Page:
The Lebanese-born artist, who now lives in New York, insists that the taboo stems from a conservative society and not the religion. “We live in the Dark Ages right now, where everything is forbidden but it was not always like this and it will change again.”
Nada Shabout, a professor of Islamic art at the University of North Texas, agrees that Islam never took a formal position on nudity in art, and what is perceived as a religious ban is actually a cultural taboo imposed by a conservative society. “Keep Islam out of this discourse; it's different people saying different things at different times,” she says, warning that the guise of a holy prohibition has created a great deal of misunderstanding in society.
The professor explains that no explicit ban was really required because religious leaders, very early on, barred the painting of life-like human portraits, fearing idol-worship, and the present controversy surfaced only in the 20th century when European-styled art schools popped up in the Middle East.
A 40-year-old artist, Khalid Al Tahmazi, based in Bahrain, who has done a few semi-nude paintings, wants religious leaders to stop fixating on the subject of the painting and focus on its message. “We now don't make those pictures to worship; we just make them as expressing our thoughts and feelings,” he says.
All the same, nude paintings have appeared throughout Islamic history, according to art historian Zainab Bahrani at Columbia University, especially in manuscript illumination. “It’s not common but it does exist,” she says, clarifying that nudity for the sake of nudity isn’t permitted. “In the context of a narrative or a story, it has been possible.”
Even now, the fewer instances of nude art and photography cause only a mild headache to the clergy, who are more preoccupied with Muslim youth’s exposure to pornography. Imam Ali doubts that the future will give way to any change in the rules. “Islam guards against going down the wrong path,” he says.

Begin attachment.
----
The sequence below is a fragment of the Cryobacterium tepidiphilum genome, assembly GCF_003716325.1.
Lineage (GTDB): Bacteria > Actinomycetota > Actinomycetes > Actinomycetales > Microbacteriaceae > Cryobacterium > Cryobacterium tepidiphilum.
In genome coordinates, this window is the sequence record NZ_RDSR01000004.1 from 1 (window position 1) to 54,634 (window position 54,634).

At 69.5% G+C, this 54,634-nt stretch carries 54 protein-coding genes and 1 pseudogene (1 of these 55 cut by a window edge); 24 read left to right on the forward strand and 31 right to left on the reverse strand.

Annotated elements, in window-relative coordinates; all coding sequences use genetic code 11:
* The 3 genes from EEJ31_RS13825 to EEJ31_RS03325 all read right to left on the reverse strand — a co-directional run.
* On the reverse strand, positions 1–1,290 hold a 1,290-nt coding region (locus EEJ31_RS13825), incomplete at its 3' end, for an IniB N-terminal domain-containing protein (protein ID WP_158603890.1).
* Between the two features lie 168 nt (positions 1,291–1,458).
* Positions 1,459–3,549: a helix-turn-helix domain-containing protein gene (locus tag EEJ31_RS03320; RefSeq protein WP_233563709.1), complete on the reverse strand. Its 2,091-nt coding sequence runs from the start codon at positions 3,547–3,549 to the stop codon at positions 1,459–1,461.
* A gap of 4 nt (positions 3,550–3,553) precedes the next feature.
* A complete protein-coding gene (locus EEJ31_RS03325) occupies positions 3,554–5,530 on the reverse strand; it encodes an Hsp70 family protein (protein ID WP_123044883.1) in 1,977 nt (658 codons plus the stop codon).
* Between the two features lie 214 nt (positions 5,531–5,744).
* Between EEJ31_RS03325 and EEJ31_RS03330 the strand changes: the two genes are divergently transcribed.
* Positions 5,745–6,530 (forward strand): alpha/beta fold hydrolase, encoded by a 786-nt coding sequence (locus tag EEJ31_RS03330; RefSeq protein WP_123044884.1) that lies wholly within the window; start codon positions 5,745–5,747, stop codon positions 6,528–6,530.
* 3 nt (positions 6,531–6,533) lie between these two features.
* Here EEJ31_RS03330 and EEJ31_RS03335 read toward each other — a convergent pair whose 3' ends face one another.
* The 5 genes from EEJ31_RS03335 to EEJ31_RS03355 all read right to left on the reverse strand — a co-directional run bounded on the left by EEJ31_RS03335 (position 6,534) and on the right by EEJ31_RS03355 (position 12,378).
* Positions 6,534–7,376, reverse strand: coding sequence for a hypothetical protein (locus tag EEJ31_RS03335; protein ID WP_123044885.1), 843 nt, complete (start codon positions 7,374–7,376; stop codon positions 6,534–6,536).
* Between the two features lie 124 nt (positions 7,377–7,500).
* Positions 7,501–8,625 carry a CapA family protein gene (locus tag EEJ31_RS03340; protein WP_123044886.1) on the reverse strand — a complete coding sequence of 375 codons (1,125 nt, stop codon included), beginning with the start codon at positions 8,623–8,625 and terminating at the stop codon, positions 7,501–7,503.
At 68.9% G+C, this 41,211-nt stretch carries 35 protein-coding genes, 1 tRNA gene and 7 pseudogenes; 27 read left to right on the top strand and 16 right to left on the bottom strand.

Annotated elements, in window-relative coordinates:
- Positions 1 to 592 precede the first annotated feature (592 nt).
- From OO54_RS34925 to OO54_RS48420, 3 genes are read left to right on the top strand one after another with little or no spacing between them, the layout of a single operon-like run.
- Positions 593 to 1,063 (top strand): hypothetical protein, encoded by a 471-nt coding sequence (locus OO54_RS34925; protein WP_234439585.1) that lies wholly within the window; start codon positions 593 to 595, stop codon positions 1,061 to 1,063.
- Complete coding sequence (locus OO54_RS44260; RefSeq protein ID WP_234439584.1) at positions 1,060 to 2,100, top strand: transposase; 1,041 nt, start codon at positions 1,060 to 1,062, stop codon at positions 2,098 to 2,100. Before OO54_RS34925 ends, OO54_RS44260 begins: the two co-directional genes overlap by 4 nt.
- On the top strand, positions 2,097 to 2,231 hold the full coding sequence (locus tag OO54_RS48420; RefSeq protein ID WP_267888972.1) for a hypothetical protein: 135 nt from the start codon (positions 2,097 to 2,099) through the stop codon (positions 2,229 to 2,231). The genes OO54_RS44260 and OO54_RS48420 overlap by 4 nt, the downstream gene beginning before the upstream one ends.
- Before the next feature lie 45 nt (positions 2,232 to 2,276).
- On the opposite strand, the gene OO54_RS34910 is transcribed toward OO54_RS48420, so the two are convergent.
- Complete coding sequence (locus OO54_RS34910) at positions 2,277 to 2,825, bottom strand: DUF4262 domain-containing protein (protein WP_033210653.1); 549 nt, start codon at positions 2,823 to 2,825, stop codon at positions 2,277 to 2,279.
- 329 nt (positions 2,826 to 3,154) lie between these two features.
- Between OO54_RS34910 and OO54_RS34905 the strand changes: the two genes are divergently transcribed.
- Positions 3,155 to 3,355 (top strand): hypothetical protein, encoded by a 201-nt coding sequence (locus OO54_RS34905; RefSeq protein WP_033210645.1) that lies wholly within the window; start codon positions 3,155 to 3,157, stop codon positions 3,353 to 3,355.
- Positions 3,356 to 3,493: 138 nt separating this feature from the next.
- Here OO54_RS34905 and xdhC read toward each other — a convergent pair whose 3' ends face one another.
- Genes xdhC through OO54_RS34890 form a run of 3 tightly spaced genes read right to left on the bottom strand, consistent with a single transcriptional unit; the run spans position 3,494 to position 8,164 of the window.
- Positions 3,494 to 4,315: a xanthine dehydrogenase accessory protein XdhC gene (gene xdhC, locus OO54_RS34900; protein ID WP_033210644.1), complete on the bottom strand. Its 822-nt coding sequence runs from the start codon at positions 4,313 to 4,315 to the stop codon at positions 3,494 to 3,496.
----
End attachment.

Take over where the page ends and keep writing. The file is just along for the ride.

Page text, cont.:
The reason for rejecting nudity in the West, for very long, was also more cultural than religious, according Higonnet. “It has primarily been a social unease tinged with a very old Christian discomfort with the pleasure of the body,” she says. “All cultures around the world for large parts of their history have felt very nervous about this. It’s not just Islam.”
Four years ago, the Indian artist Maqbool Fida Husain, a Muslim, was chased out of the country by death threats from Hindu fundamentalists and hundreds of legal cases that accused him of hurting public sentiments for drawing Hindu goddesses in the nude.
“Nudity, in Hindu culture, is a metaphor for purity,” Husain said in a recent interview with Tehelka, an Indian weekly. But public opinion in the country remains divided as the 95-year-old artist felt compelled to relinquish his Indian passport and become a citizen of Qatar.